NEW YORK (
) -- The midterm elections of 2014 are 20 months away -- an eternity in politics. But for capital markets, the midterms already matter now.
Democrats seeking to keep their Senate majority will only mostly moderate from here -- creating gridlock on major new legislation -- an additional positive factor for stocks as the risk of extreme legislation dissipates still more.
Some investors fear gridlock means nothing can happen, but that's not so. It means less extreme things can happen. Look at major legislation so far in 2013. It's been mostly as-expected continuing resolutions and extensions of the status quo. The fiscal cliff deal mostly made existing tax brackets permanent. The sequestration wasn't new; it was over a year in the making. (And, in fact, total government spending will rise in 2013). Sweeping legislation is the stuff of a single party wielding either outsized power or tremendous powers of persuasion. We left that world back in 2010.
And Democrats in the Senate know, if they want to keep not just their majority but their jobs, more moderation must be the name of the game. There are signs of it already. Democrats haven't been the most uniformly enthusiastic supporters of the Keystone XL pipeline (which would carry oil from Canadian oil sands and North Dakota's Bakken Shale to Gulf Coast refineries). On paper, the pipeline seems like a bipartisan win-win-win. It's popular (according to some polls, 70% of registered voters support it). It creates jobs. It should alleviate some energy production costs. And politicians on both sides enthusiastically support reducing American reliance on oil from despotic regimes.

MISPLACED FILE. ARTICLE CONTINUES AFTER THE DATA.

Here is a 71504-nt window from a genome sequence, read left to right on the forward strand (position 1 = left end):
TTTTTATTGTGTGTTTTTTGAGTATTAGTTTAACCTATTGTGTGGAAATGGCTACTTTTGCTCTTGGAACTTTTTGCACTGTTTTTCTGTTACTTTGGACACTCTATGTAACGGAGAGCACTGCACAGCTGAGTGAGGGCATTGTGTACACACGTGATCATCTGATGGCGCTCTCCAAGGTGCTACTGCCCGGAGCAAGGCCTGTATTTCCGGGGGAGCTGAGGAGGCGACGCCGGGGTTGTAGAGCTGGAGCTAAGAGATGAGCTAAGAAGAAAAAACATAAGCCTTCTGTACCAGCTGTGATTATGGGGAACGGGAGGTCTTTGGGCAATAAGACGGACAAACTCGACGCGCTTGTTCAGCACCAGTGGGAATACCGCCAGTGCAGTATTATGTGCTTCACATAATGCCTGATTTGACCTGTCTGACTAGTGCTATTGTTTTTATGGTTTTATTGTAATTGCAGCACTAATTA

But since, as of yet, cars can't run on happy thoughts, there's always the NIMBY issue which tends to affect both sides equally. And the environmental lobby is small, but powerful, and leans heavily Democrat. Hence, in past votes, the pipeline has fallen well short of a filibuster-proof 60 "yeas."
But in an amendment to the Senate budget last week, 17 Democrats joined every Republican in giving the full pipeline a green light, with many of those 17 either up for election in 2014, from traditionally red states or both.